Saturday, April 21, 2018

Reading Period 24: April 20-26: Metamorphoses

Apollo and Daphne. Consent?
Long Read:

Metamorphoses by Ovid, books 3-5

Due Dates:

Writing assignment: Tuesday in class.
Quiz: Wednesday, 7pm
Creative assignments: Thursday in class.

Creative Assignments:

You have your postcards. Now think creatively about where you might want to send them. Will you send them to members of student organizations, cultural groups, religious leaders, media people, friends and family, writers and poets, academics, librarians, or? Don't use your name unless you personally know the person you're writing to. Make sure you're writing legibly, include the Facebook address for the event, and have an address to use that is not a home address (unless you know the person). Access the shared document

AND <--- note, this is AND not OR

Do some research on poetry from the travel banned countries and Mexico. Think creatively about how you might suitable work that we can read from these places, and bring in three leads. Maybe you found the name of a translator who has worked on poetry from Venezuela. Maybe you found a web site with ancient myths from Chad. Perhaps you checked a book out of the library. You will need to add three leads to the shared document. Include as much information as you can on your leads. Access the shared document: Poetry Knows No Boundaries:  Literature Selection Scratchpad and create a section for yourself. Don't delete other people's work accidentally!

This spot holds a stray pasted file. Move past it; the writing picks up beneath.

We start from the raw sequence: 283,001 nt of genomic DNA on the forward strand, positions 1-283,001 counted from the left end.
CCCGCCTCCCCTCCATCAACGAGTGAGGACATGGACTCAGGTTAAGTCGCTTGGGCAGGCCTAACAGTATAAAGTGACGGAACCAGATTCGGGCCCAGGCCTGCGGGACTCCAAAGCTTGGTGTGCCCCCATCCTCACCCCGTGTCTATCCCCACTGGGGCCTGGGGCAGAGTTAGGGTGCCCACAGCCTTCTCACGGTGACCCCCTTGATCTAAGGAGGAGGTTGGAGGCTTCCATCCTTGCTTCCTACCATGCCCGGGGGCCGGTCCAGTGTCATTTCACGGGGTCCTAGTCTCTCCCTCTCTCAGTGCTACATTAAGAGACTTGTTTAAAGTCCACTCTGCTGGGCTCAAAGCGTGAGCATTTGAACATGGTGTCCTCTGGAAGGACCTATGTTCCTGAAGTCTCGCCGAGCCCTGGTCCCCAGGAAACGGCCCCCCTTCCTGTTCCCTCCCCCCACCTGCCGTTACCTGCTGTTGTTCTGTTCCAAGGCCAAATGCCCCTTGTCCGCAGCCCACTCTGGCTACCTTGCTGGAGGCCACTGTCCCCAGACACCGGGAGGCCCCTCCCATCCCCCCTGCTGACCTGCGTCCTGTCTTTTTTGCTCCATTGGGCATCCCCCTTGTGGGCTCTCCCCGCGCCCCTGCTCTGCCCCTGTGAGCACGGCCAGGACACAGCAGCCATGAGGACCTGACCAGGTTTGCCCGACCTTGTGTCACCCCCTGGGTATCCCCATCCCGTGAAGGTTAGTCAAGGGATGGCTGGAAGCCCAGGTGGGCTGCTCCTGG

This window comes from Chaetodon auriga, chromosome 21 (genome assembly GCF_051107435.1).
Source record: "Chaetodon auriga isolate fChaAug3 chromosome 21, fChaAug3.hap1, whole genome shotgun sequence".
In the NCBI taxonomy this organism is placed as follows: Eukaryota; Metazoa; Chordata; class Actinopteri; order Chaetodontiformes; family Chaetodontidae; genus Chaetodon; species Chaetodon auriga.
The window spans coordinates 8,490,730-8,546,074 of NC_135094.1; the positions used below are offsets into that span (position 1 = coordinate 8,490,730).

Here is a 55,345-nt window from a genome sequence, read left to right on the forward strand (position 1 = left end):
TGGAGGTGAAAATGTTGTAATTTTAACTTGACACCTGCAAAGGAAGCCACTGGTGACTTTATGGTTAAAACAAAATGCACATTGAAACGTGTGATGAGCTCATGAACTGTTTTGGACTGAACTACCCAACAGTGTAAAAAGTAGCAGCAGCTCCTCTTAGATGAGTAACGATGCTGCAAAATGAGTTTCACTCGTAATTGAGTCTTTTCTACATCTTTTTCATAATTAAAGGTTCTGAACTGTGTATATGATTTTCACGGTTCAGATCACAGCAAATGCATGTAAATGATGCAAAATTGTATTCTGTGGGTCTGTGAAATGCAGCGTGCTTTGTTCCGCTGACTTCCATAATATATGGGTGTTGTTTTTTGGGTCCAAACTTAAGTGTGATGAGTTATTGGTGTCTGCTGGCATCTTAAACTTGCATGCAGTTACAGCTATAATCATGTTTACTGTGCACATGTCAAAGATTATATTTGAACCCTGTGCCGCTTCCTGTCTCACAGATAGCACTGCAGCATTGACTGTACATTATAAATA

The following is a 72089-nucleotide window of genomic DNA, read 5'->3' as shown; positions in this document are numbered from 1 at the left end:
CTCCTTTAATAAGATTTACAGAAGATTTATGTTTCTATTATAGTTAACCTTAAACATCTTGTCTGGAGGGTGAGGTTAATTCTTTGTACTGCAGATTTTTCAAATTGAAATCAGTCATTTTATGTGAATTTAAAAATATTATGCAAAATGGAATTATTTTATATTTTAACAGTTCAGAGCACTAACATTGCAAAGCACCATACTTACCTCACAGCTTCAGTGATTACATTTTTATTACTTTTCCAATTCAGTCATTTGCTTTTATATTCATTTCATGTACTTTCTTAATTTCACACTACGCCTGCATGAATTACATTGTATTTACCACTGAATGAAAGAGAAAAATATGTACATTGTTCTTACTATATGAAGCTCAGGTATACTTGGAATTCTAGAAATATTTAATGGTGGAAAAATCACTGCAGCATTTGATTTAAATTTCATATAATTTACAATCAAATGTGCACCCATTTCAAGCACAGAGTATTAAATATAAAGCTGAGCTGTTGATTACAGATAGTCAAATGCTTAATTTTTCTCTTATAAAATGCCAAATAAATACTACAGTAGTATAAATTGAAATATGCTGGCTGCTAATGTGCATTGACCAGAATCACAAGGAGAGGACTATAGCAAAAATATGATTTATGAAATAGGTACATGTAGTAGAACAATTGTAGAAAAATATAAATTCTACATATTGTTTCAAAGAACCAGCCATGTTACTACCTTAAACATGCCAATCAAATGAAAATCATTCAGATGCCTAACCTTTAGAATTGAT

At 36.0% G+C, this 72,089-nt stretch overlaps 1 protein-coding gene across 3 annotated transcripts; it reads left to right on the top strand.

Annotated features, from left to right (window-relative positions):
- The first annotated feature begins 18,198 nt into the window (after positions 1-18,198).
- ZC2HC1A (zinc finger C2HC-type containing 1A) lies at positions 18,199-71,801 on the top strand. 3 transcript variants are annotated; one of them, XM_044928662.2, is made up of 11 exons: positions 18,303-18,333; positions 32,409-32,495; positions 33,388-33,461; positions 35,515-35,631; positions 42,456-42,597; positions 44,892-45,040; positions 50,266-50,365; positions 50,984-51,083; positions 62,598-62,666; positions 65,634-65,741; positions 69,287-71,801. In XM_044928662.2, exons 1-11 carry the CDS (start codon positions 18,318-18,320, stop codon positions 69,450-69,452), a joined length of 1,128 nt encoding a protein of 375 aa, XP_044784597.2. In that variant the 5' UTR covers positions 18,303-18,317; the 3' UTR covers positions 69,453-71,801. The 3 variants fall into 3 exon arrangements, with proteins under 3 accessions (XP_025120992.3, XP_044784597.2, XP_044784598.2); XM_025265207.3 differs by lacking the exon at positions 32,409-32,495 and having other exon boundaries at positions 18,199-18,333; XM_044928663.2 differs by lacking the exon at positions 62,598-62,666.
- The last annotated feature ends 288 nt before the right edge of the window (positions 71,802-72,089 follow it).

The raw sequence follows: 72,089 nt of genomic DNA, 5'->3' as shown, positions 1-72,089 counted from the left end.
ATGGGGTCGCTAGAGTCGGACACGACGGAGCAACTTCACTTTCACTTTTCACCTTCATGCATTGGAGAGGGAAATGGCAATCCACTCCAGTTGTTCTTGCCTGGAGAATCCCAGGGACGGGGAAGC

AND <--- another AND, also not an OR

Write a poem for the Poetry Knows No Boundaries poetry contest. We will be publishing these, without names if you like, on the event site to generate interest in the contest. Othering of any type is your topic. Do your very best.

By our old pal John Waterhouse
Writing Assignments:

Your final draft is due on Tuesday! My friends, here is what you need in your two pocket folder:

1. Your paper idea / topic that I marked up.
2. Your outline that I marked up.
3. Your rough draft that I marked up.
4. Your peer-edited rough draft that your partner marked up.
5. Your final draft, in 11 or 12 point, with approximately 1 inch margins, double or 1.5 spaced, with a header on the top left or right that includes your name, the date, the assignment, and the class.

If you are missing something, you can print it off again. If your partner failed to sign their peer editing work, you can help them out by doing that. If we have 100% compliance on people turning in final drafts with all the materials in folders, we will not write a third paper (unless we are prepping for the AP exam.)

AP Lang: 

Go to the exam practice section of the College Board web site for AP Language and Composition. Click on the scoring guidelines for 2014 and specifically read the scoring guidelines for question 3. Then click on the link Free Response Questions, and write an essay for question 3, which is about teaching creativity. Give yourself 40 minutes and write in longhand using a pen.

Quiz:

For this week's quiz, take a look at this list of names of characters from books 1-5 of Metamorphoses. Pretend you have a friend who fancies him or herself creative and interesting, and wants to name his or her baby after one of these characters. For each name, give a reason why it would be a good baby name or a terrible baby name.

1. Cadmus
2. Echo
3. Narcissus
4. Minerva
5. Prosperina
6. Perseus
7. Callisto
8. Phaeton
9. Pyramus
10. Thisbe
11. Hermaphroditus
12. Andromeda

BONUS: Of all the characters we have read about this year, which name would you take for yourself? And why?

Friday, April 13, 2018

Reading Period 23: April 13 - 19: Metamorphoses